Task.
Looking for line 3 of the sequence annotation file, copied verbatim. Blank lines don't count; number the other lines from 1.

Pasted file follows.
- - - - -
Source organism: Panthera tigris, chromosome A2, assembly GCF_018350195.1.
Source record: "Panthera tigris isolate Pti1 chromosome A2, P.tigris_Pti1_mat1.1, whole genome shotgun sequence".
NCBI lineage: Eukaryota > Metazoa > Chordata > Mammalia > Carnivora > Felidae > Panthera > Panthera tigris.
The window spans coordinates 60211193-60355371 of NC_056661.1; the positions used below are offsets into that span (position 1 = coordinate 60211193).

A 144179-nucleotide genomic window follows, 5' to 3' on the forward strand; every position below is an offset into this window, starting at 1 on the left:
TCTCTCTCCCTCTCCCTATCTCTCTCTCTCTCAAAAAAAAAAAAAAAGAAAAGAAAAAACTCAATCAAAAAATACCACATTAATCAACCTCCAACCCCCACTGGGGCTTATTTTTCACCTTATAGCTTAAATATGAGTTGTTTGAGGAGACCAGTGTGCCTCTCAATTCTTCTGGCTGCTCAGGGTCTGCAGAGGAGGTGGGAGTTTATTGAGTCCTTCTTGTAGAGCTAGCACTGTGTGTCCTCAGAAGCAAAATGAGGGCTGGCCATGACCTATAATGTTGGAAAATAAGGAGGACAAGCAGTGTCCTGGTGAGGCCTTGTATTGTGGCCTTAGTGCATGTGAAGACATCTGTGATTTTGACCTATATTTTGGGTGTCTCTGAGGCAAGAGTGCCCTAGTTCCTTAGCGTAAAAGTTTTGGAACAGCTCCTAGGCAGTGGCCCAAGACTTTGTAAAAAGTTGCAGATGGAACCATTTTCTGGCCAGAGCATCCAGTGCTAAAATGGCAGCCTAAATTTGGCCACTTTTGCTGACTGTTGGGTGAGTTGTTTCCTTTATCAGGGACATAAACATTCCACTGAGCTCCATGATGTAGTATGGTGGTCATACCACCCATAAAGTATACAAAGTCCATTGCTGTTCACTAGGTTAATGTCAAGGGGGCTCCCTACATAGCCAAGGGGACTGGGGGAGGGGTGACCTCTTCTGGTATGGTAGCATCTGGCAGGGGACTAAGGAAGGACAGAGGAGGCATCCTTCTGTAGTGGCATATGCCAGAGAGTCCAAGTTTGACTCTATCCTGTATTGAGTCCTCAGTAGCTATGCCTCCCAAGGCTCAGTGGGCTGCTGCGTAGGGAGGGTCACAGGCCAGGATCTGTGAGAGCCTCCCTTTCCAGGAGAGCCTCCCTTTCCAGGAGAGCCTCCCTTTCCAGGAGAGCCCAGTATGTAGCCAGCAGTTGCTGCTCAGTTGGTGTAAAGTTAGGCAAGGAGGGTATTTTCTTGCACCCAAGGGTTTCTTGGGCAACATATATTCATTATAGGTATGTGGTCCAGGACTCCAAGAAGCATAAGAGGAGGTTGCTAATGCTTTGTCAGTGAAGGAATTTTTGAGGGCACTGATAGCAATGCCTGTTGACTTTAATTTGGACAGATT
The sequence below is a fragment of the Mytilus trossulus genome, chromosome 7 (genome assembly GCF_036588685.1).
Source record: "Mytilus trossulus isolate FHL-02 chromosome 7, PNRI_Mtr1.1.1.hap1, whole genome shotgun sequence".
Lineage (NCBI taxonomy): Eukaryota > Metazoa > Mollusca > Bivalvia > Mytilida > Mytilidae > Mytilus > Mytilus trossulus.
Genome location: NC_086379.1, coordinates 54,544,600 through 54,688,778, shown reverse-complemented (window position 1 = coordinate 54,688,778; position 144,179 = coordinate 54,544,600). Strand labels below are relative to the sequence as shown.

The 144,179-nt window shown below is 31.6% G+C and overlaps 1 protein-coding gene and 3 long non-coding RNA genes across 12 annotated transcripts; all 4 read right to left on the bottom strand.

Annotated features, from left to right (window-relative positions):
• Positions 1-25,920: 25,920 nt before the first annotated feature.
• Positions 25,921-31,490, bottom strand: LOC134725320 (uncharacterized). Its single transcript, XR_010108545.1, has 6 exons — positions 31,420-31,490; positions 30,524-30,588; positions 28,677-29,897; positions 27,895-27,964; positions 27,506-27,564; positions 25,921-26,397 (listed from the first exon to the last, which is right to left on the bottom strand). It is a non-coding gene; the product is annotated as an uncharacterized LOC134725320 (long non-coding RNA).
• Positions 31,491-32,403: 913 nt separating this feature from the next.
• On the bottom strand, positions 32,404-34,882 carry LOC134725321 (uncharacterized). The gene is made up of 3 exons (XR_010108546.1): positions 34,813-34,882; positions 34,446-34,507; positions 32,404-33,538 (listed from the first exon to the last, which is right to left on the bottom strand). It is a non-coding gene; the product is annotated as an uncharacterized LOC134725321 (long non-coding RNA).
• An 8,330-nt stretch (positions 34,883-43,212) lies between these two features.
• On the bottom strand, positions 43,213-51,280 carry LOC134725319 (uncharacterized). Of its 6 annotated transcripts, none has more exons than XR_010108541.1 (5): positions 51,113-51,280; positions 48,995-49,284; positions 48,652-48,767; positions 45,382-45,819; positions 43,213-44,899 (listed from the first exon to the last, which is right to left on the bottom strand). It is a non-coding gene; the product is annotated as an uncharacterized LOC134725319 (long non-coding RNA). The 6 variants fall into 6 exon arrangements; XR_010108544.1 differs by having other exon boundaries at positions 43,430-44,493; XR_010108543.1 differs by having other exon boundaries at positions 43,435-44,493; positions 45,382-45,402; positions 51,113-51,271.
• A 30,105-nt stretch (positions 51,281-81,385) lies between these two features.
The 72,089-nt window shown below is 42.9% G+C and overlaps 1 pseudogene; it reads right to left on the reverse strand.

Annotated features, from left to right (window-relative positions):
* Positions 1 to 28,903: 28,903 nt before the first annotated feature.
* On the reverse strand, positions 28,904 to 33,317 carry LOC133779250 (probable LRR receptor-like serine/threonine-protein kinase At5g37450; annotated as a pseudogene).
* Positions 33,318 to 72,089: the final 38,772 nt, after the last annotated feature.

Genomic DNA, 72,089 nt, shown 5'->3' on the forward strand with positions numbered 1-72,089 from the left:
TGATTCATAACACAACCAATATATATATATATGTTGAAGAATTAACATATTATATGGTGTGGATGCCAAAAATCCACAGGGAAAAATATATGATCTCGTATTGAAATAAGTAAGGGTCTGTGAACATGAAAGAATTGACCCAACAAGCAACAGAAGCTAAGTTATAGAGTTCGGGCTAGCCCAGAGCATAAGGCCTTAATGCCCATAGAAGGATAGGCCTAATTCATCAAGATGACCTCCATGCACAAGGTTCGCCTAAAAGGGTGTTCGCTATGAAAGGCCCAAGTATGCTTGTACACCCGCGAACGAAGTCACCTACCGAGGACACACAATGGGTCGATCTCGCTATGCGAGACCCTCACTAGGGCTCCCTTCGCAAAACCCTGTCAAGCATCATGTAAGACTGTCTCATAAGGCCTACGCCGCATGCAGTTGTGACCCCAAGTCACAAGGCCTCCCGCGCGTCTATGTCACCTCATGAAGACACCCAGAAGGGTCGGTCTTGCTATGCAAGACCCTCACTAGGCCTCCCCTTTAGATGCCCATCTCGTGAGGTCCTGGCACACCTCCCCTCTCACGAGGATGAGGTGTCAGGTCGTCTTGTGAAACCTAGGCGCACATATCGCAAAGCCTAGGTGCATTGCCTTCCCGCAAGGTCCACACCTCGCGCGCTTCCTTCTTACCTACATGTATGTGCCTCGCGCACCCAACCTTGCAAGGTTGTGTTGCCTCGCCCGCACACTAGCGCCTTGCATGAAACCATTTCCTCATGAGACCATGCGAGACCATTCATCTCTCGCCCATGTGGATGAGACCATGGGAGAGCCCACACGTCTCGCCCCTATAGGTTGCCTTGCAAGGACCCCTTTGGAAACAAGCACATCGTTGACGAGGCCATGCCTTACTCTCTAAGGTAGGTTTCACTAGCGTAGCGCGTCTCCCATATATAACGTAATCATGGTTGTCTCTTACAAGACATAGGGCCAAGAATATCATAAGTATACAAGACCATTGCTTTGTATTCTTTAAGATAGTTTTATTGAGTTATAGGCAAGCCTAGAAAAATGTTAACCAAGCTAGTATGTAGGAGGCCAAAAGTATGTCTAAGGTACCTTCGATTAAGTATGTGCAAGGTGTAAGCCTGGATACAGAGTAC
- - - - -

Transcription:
NCBI lineage: Eukaryota > Metazoa > Chordata > Mammalia > Carnivora > Felidae > Panthera > Panthera tigris.